ATK - war is hell... unless you're making money
Alliant Techsystems, Inc.
This maker of gunpowder, smart bombs, and rocket propulsion systems makes money every time one of their products explodes, maims or kills. The company has a vested interest in a militarized world, turning a $1.8 billion annual profit off a wartorn global landscape. As of June 2003, UTIMCO has $586,090 invested in Alliant-Techsystems.
For the last 50 or 60 years, Alliant-Techsystems has been a division of Honeywell, Inc. manufacturing weapons and ammunition. In 1990, Alliant-Tech was spun-off to perform on its own and to divert attention from Honeywell. Alliant-Tech, also known as ATK, is now the largest small ammunition manufacturer in the world. Overall it is the 25th largest department of defense contractor in the US. The company is pleased to report that they have leading market positions in propulsion, composite structures, munitions, and precision capabilities.
Thanks to a resurgence in militancy around the world, Alliant-Tech is one of the few companies posting higher profits than last year. Sales have increased by $700,000 to $1.8 billion. Overall assets have more than doubled from $880 million to $2.2 billion in only a year. Highs in stocks occurred for the company in 1995, 1998, and 2002. In 1995, the then record was after major layoffs, in 1998 was due to the United States' involvement in Kosovo, and in 2002 for the "War on Terrorism." Over the last ten years, the stock has done considerably better, especially since George W. Bush took office. The value of the stock also exceeded the record-breaking stock market of the late 90’s. Alliant-Tech is the 23rd largest supplier to the Department of Defense. It has operations in 23 different US congressional districts, with international sales offices in 44 countries, six in the Arabian Peninsula and one in Pakistan (here is a map.)
From the year of its independence and 1995, Alliant-Tech cut out half of its workers to inflate its stock value. Many of these employees claimed that Alliant-Tech even fired these workers due to their age, race, gender and national origin. In 1994, an affirmative-action audit found faults in the company’s affirmative-action record-keeping, planning and reporting.
The ATK workplace itself is also unsafe. In one of their buildings, Twin City Army Ammunition Plant (TCAAP) in New Brighton/Arden Hills, Minnesota, there was evidence that depleted uranium was spilt on the floor. A web page covered the story in its entirety but has since been removed. Part of it was recovered and moved to another website. (See the story.)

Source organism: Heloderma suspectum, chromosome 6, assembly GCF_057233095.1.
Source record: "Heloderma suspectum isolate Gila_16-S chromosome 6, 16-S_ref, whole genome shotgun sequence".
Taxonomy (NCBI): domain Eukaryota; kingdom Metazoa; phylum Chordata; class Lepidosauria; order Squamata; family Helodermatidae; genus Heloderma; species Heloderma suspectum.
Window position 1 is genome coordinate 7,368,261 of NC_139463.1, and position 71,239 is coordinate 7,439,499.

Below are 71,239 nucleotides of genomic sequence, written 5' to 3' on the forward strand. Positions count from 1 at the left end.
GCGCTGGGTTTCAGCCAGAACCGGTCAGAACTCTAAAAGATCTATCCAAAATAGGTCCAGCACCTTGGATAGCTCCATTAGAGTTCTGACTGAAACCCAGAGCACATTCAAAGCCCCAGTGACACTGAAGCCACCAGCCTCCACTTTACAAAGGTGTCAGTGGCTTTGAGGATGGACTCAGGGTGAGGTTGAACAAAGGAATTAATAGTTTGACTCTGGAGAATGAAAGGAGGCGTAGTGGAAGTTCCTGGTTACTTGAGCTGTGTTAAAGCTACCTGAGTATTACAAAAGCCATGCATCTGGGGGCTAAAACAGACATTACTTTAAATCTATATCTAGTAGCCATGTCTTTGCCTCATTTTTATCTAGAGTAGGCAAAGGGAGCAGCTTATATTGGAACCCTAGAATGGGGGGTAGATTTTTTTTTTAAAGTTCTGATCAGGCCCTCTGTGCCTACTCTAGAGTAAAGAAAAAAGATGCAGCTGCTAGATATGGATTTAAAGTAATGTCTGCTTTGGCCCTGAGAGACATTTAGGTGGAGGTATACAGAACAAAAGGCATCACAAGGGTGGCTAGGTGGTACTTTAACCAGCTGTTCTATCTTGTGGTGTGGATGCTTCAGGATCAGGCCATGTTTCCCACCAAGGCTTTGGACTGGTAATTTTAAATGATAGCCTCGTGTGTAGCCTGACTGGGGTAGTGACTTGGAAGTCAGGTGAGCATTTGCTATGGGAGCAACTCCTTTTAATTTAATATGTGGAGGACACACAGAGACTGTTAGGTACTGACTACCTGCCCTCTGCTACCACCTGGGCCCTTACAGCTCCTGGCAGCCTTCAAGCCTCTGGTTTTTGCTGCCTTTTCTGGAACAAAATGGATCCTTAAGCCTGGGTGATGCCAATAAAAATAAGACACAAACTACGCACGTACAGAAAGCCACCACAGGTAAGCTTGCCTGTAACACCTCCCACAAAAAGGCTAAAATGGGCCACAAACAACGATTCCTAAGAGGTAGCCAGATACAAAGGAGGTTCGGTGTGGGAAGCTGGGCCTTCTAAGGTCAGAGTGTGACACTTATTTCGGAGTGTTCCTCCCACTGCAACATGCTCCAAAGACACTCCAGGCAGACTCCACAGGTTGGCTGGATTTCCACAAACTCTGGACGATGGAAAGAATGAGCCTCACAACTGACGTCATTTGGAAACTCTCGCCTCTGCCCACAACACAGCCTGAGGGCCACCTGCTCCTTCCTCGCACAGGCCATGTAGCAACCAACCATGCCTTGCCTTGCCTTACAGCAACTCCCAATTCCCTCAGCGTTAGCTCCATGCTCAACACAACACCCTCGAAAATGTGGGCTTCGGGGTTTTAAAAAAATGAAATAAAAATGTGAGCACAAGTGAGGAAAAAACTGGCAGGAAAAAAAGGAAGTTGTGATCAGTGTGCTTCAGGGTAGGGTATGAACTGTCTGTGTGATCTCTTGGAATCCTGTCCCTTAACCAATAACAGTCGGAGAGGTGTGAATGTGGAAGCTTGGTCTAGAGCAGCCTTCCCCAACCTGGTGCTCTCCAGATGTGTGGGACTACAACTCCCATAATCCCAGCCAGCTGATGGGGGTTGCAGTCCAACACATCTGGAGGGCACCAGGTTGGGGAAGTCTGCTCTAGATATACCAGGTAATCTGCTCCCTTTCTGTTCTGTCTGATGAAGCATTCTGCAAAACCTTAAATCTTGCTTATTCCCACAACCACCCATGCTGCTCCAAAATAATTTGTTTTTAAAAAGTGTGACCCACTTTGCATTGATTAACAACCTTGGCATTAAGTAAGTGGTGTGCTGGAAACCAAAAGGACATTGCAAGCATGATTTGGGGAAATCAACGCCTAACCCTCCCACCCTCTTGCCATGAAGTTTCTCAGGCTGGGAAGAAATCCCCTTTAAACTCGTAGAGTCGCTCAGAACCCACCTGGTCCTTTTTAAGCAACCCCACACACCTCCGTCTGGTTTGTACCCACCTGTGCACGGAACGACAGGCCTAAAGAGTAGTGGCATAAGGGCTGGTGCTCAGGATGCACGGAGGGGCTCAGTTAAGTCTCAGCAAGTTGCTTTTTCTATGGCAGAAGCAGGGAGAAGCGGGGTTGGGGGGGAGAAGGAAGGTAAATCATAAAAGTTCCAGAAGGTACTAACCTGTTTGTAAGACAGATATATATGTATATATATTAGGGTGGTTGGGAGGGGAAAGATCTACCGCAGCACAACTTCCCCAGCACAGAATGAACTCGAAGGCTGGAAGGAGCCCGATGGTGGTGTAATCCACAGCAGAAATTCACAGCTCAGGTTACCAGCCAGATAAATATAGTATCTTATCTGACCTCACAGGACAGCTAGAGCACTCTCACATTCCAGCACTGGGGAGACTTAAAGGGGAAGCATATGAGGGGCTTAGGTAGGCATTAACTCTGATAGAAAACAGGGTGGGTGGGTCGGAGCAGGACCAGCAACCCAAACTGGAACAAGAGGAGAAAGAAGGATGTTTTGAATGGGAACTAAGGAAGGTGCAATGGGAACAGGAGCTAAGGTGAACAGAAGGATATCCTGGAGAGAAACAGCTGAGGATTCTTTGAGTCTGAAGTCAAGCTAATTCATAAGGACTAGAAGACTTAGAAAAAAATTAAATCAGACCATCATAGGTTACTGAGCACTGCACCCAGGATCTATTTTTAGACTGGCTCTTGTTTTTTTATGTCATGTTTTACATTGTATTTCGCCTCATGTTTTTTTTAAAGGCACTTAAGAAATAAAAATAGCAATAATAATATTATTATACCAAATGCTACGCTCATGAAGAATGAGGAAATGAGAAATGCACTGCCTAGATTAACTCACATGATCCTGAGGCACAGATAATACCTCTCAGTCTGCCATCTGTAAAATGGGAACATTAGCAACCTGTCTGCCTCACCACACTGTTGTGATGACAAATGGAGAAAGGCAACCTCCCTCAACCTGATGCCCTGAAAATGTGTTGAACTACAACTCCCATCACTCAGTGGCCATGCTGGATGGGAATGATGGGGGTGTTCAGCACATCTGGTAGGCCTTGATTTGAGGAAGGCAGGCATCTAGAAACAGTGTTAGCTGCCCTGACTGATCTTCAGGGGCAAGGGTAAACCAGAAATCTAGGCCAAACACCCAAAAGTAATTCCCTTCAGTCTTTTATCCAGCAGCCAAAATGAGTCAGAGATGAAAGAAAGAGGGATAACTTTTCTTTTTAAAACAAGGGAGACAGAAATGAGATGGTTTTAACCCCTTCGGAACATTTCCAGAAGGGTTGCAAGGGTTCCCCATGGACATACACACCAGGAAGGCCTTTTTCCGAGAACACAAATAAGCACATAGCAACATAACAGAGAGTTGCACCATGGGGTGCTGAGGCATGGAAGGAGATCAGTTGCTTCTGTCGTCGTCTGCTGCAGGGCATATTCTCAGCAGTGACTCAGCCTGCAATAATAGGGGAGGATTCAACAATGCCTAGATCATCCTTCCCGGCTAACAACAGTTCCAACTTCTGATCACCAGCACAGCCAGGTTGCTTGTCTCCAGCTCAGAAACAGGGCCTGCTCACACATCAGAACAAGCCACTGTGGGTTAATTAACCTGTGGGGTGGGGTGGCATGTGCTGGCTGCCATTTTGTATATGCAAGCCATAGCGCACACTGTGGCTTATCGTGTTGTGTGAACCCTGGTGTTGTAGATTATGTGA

During the 1990’s, Alliant-Tech was sued three times by the US government. It decided to settle and dole out $12 million for environmental infractions and $4.5 million to dismiss charges that managers instructed workers to charge inflated work hours on defense missile contracts. Alliant-Tech was also suspected of overcharging the government in an $82 million tank ammunition contract. They spent $228,750 to settle these allegations. Alliant received $723.6 million in new contracts in 2000 alone. The company says two cases came with subsidiaries it purchased, and all were settled. It has gotten itself out of anti-trust lawsuits, such as when it "price fixed" with Aerojet General (since these were the only two US producers of a certain munitions system, they agreed to an illegal deal) in their 1992 contracts to produce cluster bombs (Aerojet made the outside, or container of the bomb, and Alliant made the inside called the bomblet, or sub-munition portion.) In a 1994 case, the US government convicted both companies; each settled in 1997 and agreed paid more than $2.5 million. A few months after the settlement, both companies were granted new contracts to produce these cluster bombs together.
The company is making guidance systems for the Trident Missile, one of the deadliest nuclear weapons to date. On July 23, 2002, they were also awarded $12 million to supply composite parts for the F-22 Raptor, the U.S. Air Force's next-generation of stealthy air dominance fighter. Alliant-Tech is part of a team consisting of Alcoa, Inc. (from whom they purchased Thiokol Propulsion in 1995 which strengthened its presence in propulsion and composite structures), Cincinnati Machine, Cytec Engineered Materials, Nova-Tech Engineering, and Parker Aerospace. Over the years, Alliant-Tech has made numerous business deals that continually strengthen its already high position in the market of munitions.
This company prides itself on mass producing every type of conventional weapon in addition to nuclear weaponry. Cluster bombs and landmines are most commonly associated with this company. For the former, the army estimates 5% of the bomblets fail to explode on initial contact as designed. Other experts put the rate as high as 20%. This means for every 1,000 pound bomb dropped, 10 to 40 live bomblets are left on the ground waiting to explode if picked up or disturbed. The sub-munition bomblets are painted bright yellow, the same color as the humanitarian food/aid packages dropped in Afghanistan by the US.
Simply put, Alliant-Tech profits from war. When Paul David Miller, CEO of Alliant-Tech, was asked about the company's 1999 profits, he said that for certain "business" reasons, profits were not as high as desired. However, he did admit that the Kosovo war was quite profitable.